Matt Fleury, president and CEO of the Connecticut Science Center, spoke on behalf of the Board of Regents for Higher Education. “Today is a significant milestone for you,” he said. “We are proud of your accomplishments and applaud the many sacrifices you have made to get here. Your journey to this point was not easy, but for that reason, it is so much more satisfying. Whatever path you have chosen, you can make a difference.”Commencement 2017 SelfiesMark Ojakian, president of the Connecticut State Colleges and Universities System, also spoke to the graduates. “You have come a very long way since the first day you arrived at Eastern,” said Ojakian. “Life will take you in many different directions after you leave here tonight. The road in front of you is undefined. But I am hopeful that our state and our nation will be in a better place — as you become your future.”Commencement 2017 Christina

Commencement 2017 Foot GuardFrom the Governor’s Foot Guard Color Guard in attendance, to the plaintive sound of the bagpipes of the St. Patrick’s Pipe Band and the pre-event music of the Thread City Brass Quintet, this year’s graduation ceremonies again reflected Eastern’s Commencement traditions.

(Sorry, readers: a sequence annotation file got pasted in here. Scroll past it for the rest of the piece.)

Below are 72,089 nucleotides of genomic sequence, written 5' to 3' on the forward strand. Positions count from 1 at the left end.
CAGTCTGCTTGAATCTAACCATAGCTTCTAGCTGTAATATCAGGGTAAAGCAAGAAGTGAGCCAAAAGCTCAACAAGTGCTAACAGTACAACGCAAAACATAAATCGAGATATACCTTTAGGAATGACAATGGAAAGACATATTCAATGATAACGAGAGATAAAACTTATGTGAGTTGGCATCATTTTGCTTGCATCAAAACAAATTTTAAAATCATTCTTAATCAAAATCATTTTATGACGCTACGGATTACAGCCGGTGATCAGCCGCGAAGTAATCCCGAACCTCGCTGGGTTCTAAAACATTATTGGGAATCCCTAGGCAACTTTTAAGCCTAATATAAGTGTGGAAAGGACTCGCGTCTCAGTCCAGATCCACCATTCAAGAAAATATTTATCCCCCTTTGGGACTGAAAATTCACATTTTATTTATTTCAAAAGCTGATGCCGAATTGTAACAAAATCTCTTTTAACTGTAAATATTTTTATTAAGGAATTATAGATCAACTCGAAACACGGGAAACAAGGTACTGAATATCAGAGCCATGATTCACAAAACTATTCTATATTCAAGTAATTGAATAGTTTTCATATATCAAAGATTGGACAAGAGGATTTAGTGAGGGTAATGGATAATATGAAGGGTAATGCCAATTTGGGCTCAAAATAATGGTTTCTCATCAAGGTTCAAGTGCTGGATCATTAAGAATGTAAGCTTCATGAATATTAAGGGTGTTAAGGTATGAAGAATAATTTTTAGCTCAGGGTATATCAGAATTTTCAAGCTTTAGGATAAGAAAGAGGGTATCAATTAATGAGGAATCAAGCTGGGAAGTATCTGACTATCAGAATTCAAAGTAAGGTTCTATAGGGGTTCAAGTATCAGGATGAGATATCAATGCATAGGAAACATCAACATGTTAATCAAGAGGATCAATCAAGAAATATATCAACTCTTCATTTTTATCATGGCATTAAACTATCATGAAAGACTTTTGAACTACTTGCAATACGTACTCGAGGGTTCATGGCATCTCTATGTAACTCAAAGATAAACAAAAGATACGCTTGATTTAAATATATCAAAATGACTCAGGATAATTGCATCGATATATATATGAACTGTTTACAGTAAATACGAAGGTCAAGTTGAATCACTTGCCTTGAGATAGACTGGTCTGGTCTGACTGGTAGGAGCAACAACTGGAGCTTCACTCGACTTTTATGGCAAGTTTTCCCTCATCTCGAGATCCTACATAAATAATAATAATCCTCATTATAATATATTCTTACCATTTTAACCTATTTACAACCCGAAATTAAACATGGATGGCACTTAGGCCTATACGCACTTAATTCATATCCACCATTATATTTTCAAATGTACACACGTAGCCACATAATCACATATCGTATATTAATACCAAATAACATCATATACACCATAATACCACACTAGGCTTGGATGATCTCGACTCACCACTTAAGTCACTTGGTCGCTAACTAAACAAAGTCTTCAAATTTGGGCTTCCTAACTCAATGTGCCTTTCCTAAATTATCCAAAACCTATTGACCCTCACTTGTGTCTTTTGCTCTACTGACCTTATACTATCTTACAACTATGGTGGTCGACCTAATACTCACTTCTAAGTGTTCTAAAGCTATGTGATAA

Commencemetn 2017 SingersUniversity Senate President Maryanne Clifford presided over the commencement exercises; seniors Abigail Perreira and Kristin Uschkureit sang “America the Beautiful”; Senior Leigha Grushkin gave the invocation; and Environmental Earth Science Professor Peter Drzewiecki was recognized as the 2017 Distinguished Professor Award recipient.

Tip-A-Cop 2017 Raises $3,000

Police officers and Amici Grill staff

Police officers and Amici Grill staff

Police officers from Eastern Connecticut State University and the City of Middletown traded in their uniforms for aprons on May 3 to ‘serve’ the community in a different way. The officers spent the day waiting tables at Amici Italian Grill in Middletown in support of the fourth annual Tip-A-Cop fundraiser.

Approximately $3,000 was raised for the Connecticut Special Olympics. Contributing to the total, Amici donated 10 percent of its sales for the day, the cop-turned-servers donated all tips, and members of the Eastern community ordered $500 worth of food —delivered for lunch to their desks in Willimantic by Eastern volunteers.

Sgt. Lisa Hamilton of the Eastern police department and Angelo Simoni

Sgt. Lisa Hamilton of the Eastern police department and Angelo Simoni